And it’s meant to point out that these things he’s praised in Erikson as exceptions to the rule are actually kind of viewed as best practices. And it’s meant to point out that, if I went to the “literature” shelf in the bookstore and made a bunch of generalizations about the “genre” based on random selections, a reasonable person would respond to those generalizations, not by disputing that my sample approximates the mean, but by opening up the world of possibilities — by pointing me toward the good stuff. And, along the way, that person might point out that my call of “Give me psychological depth! Give me beautiful language! Give me the human heart in conflict with itself!” is in fact amply, if not on average, answered by the body of work I thought deaf to it.
The tor.com blog hosts a fair amount of vitriol about genre these days (or did back in late 2009/early 2010). I’m not super-comfortable with the politics of the idea that sf readers have a particular skill set that non-sf readers don’t — it may be true, it just doesn’t sit well with me, especially given that sentiments of similar condescension seem to undergird the occasional spurts of intolerance from the community. And it’s not apparent to me that “mainstream” readers and viewers especially need crutches to deal with mainstream literature’s borrowing from the sf toolbox — THE YIDDISH POLICEMEN’S UNION did just fine among non-sf readers, as did THE WEST WING (which is an alternate history, with the facts of its uchronia revealed subtly and at necessity as in the best sf). As did THE HANDMAID’S TALE, as did NEVER LET ME GO, &c &c &c. And let’s not even speak of YA, which is pretty much 100% post-apocalypse and paranormal romance these days. If your common-or-garden teenage Barnes & Noble customer can read sf by the boxload, I don’t think we have much to congratulate ourselves about.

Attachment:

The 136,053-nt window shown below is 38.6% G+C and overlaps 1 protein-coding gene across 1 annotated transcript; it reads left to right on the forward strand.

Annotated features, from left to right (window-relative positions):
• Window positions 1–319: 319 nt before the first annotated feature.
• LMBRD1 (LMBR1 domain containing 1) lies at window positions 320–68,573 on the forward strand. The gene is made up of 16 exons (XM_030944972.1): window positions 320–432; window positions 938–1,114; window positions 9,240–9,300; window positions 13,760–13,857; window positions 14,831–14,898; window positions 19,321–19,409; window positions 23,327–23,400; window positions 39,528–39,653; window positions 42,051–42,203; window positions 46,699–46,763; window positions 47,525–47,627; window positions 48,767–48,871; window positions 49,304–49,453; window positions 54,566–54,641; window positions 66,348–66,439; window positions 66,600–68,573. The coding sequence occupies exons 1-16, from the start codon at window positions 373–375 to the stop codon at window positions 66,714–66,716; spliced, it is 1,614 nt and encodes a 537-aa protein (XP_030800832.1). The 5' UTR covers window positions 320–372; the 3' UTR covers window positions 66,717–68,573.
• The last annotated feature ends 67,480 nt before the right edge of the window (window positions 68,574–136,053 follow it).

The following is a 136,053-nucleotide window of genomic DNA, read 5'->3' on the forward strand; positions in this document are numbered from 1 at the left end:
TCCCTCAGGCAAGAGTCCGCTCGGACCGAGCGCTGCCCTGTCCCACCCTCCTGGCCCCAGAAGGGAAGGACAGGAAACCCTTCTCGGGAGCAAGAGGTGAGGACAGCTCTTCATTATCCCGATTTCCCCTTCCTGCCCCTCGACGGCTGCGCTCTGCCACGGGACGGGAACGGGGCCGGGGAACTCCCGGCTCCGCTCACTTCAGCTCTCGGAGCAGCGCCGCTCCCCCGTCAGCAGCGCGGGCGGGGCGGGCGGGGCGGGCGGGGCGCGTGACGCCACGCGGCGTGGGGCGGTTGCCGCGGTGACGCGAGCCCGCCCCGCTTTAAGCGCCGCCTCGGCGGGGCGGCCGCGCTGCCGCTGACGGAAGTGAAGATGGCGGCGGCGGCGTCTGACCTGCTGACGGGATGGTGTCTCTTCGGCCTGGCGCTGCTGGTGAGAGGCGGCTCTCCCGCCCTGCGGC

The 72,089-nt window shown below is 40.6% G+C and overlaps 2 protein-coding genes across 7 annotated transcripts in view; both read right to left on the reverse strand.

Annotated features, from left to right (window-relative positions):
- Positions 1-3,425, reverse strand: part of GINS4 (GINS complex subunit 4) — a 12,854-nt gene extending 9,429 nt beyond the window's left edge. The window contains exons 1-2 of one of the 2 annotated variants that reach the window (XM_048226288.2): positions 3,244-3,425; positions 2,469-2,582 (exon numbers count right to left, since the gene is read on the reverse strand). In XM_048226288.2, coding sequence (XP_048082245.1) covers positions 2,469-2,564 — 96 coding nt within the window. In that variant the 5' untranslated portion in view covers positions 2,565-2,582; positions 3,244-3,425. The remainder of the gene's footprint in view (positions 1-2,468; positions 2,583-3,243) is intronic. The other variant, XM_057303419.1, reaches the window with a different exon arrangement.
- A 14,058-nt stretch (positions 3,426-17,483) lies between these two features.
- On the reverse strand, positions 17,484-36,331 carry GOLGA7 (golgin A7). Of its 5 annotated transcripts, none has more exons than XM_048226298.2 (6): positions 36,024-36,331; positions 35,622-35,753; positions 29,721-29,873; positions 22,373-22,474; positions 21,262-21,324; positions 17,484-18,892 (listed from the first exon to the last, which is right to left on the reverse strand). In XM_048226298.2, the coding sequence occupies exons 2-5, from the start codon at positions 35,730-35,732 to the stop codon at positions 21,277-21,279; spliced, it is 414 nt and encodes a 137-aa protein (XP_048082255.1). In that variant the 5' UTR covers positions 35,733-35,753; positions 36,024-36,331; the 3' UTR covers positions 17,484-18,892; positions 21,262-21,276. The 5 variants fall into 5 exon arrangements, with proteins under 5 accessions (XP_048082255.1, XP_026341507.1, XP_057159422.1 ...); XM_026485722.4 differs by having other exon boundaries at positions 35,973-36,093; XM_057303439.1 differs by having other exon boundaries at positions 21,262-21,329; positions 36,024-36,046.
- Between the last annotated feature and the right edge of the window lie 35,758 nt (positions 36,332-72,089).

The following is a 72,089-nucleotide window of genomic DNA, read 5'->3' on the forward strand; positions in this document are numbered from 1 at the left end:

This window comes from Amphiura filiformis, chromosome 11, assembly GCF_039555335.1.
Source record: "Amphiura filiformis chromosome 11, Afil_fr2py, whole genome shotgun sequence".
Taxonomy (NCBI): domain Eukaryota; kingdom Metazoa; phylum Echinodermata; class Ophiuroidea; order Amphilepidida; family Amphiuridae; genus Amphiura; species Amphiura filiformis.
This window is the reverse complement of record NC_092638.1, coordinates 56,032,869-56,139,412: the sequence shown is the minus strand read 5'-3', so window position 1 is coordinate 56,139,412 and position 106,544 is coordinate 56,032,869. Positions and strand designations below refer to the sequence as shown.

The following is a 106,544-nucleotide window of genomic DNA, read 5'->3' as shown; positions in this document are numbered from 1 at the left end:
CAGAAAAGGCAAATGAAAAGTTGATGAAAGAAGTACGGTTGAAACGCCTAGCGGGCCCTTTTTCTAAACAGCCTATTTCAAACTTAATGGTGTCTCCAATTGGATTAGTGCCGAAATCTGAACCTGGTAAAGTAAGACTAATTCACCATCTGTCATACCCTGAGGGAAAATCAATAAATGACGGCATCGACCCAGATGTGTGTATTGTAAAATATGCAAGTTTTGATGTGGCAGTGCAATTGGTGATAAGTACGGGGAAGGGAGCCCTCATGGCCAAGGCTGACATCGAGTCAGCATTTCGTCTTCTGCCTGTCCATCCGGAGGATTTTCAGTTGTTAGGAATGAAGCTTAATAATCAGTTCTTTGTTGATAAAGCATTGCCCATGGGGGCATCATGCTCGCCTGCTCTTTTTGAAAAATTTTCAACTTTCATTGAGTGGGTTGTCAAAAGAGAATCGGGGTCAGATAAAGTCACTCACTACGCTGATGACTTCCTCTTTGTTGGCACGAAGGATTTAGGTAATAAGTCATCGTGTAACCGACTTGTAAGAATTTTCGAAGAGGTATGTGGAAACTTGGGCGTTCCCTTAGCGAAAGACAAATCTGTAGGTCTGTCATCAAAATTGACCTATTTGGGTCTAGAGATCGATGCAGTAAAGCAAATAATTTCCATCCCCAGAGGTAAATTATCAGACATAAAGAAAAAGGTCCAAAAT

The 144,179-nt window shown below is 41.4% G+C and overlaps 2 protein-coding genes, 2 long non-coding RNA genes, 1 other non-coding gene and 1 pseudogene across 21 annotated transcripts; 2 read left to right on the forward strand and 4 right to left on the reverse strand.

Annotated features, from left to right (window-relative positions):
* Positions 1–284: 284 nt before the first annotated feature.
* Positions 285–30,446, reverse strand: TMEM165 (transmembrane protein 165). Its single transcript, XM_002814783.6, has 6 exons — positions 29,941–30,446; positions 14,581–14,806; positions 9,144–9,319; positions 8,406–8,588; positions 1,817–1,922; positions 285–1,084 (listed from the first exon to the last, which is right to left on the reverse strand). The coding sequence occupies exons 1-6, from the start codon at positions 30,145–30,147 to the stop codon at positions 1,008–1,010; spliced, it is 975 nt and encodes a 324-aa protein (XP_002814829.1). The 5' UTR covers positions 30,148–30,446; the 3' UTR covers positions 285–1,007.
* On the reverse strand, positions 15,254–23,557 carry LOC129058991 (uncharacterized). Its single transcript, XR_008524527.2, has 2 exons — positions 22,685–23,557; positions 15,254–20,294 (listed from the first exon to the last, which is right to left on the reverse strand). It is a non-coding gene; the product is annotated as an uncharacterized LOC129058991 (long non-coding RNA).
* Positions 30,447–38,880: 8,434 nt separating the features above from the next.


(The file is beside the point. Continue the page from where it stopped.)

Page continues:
So I’m not much interested in the critique of the sf and fantasy genres from the literary side, and I’m not much interested in the critique of literary fiction from the genre side. Controversial, I know. And if I can attempt to induce a little bit of wisdom about it, I think both critiques come from a sophisticated reading of one’s own side and a nonselective or indiscriminate reading of the other.
To which, happily, the only possible remedy is more reading. Because there really is no shortage of top-shelf books out there. Not even close.